Yesterday was a landmark in another way. If the NIESR is right, the economy is at last past its previous peak and is about where it was in January 2008. About time too, you might say, but I think that all these numbers should be taken with a punch of salt. North Sea oil and gas output is a lot lower than it was in 2008, so the onshore economy passed its peak around the middle of last year, and we are probably undercounting the size of the economy in any case. Since 2008, there has clearly been some rise in the so-called grey economy – the cash economy or the economy outside the tax net – but we have only vague ideas as to how much that might have been.

The big question is: when will this rapid growth start to show up in current inflation? So far there is nothing happening in official wage rates but these may lag behind what is actually taking place. I keep hearing about the huge rise in construction costs – something like 20 per cent since last autumn – but that does not seem to have been picked up in the official stats either. It is hard to argue about latent inflation when nothing is showing in the numbers, but this whole upturn has taught us to rely on monetary data (and intuition) rather than the official forecasts, especially those of the IMF. My guess remains that the first rise in interest rates will come in November this year.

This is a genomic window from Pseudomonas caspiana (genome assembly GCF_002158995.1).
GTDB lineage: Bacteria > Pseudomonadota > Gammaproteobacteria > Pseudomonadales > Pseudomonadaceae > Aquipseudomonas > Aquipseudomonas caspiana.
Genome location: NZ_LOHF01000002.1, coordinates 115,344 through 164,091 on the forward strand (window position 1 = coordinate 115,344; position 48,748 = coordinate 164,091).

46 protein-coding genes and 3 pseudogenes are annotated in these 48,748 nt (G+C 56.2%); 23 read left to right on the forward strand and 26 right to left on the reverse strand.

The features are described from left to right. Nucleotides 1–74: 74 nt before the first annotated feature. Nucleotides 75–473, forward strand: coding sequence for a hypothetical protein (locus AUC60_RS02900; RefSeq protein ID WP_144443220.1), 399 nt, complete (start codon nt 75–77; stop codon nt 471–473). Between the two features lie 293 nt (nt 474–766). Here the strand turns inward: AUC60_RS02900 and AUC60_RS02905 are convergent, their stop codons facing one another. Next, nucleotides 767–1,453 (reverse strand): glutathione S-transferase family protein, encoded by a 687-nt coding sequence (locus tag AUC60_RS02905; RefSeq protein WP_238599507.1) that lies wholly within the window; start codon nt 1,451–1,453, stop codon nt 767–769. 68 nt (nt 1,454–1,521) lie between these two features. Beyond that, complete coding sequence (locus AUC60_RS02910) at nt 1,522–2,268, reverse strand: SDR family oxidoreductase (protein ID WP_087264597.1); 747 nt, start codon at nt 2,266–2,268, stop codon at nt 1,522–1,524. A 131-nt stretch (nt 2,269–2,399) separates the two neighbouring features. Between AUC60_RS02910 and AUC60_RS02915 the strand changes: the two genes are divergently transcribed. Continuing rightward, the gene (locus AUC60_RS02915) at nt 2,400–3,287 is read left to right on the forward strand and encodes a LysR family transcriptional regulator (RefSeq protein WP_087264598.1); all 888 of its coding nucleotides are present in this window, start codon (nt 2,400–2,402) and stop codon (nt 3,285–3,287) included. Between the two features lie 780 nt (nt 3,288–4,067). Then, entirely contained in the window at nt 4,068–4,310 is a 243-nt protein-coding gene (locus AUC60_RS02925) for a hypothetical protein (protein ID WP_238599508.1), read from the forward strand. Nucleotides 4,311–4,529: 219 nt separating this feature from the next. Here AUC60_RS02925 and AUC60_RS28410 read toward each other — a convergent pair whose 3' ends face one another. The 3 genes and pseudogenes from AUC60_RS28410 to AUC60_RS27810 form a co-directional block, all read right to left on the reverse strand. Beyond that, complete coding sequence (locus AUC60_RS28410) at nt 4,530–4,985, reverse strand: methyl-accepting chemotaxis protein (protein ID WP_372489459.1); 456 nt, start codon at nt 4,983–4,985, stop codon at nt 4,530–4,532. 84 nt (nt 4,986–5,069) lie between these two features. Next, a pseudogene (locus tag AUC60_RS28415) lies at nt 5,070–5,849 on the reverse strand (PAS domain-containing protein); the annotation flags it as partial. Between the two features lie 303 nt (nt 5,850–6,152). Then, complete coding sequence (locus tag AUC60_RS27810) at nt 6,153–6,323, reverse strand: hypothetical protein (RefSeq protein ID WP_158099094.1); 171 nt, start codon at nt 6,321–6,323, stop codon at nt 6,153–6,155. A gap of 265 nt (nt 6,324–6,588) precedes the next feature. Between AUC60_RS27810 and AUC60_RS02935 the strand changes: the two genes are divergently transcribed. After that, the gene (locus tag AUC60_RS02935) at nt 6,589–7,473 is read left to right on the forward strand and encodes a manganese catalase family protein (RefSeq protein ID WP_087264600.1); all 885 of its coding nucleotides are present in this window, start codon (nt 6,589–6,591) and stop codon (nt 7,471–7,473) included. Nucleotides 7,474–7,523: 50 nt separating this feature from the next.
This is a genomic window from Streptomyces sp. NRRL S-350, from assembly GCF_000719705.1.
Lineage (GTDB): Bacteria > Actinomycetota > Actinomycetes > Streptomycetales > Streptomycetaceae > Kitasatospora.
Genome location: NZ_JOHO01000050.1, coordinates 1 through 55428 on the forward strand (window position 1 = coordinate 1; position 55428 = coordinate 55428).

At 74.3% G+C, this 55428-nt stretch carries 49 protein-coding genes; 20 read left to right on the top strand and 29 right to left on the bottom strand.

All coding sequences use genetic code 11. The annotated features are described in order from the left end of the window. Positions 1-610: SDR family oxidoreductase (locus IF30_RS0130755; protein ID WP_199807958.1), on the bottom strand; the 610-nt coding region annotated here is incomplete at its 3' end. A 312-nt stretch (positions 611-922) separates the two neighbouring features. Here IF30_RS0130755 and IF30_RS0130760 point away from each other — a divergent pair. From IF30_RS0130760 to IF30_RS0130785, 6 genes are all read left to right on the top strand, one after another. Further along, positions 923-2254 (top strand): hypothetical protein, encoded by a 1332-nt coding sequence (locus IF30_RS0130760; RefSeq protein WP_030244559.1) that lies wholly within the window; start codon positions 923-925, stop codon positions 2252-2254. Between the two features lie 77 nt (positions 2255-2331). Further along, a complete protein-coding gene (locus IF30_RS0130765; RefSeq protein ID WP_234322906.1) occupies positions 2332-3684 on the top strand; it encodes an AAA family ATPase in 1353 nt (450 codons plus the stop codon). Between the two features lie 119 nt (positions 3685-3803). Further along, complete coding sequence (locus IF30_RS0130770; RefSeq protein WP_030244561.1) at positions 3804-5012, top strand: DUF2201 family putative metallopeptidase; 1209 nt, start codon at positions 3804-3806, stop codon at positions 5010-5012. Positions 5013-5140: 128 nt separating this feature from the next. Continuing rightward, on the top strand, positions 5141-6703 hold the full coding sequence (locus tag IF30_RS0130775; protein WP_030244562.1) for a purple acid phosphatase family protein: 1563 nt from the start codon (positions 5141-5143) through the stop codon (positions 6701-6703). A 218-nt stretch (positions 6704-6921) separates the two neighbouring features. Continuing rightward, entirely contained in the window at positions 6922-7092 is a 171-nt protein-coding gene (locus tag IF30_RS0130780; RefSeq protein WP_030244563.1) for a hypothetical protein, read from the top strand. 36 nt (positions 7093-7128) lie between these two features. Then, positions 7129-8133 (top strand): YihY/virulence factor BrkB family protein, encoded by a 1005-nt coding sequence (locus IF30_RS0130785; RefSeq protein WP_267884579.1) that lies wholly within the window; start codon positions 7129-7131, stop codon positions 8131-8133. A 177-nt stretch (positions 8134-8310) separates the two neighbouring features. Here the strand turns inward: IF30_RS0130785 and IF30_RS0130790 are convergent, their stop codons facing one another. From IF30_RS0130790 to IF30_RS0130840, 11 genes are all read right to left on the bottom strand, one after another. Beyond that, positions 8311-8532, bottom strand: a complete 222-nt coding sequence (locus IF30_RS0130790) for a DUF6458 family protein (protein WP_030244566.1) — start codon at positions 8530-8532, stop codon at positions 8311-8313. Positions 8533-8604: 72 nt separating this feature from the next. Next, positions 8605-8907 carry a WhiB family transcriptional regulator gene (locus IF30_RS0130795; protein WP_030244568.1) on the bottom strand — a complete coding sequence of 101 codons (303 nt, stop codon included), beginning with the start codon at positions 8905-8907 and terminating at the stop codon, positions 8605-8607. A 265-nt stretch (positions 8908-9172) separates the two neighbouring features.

A Brazil win adds up

Brazil will win the World Cup. Says who? Well, the punters at Paddy Power say so, for the bookie is quoting Brazil as a 3-1 favourite, ahead of Argentina at 4-1.

But out of 171 economists surveyed by Bloomberg, no less than 98 put Brazil as número um. If you put your trust in mathematical models, Bloomberg has created one that has Brazil beating Spain in the final. However, Goldman Sachs, Danske Bank, and Unicredit have built models that all produce Brazil beating Argentina in the final.

Conclusion? If you trust economists’ predictions you should put money on Brazil. But to judge by the odds being offered not many people do, which, given the track record of economists, is hardly surprising.